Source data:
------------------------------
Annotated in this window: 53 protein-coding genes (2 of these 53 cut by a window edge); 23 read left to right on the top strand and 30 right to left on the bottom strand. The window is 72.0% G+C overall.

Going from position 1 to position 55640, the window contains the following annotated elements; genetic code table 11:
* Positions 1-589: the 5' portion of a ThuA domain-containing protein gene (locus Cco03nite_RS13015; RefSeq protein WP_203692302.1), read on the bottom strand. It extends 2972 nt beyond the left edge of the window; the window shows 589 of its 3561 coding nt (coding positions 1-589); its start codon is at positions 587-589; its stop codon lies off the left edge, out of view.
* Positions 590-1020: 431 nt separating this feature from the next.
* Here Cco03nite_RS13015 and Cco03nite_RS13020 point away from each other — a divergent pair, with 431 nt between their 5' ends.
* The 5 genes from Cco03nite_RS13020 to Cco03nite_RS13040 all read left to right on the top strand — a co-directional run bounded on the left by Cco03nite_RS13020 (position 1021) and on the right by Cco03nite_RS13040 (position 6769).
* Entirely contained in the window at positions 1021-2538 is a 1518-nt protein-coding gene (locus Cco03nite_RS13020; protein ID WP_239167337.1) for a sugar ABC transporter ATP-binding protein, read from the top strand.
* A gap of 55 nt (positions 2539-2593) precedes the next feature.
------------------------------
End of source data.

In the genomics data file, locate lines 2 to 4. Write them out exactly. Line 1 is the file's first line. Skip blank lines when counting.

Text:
Going from position 1 to position 55640, the window contains the following annotated elements; genetic code table 11:
* Positions 1-589: the 5' portion of a ThuA domain-containing protein gene (locus Cco03nite_RS13015; RefSeq protein WP_203692302.1), read on the bottom strand. It extends 2972 nt beyond the left edge of the window; the window shows 589 of its 3561 coding nt (coding positions 1-589); its start codon is at positions 587-589; its stop codon lies off the left edge, out of view.
* Positions 590-1020: 431 nt separating this feature from the next.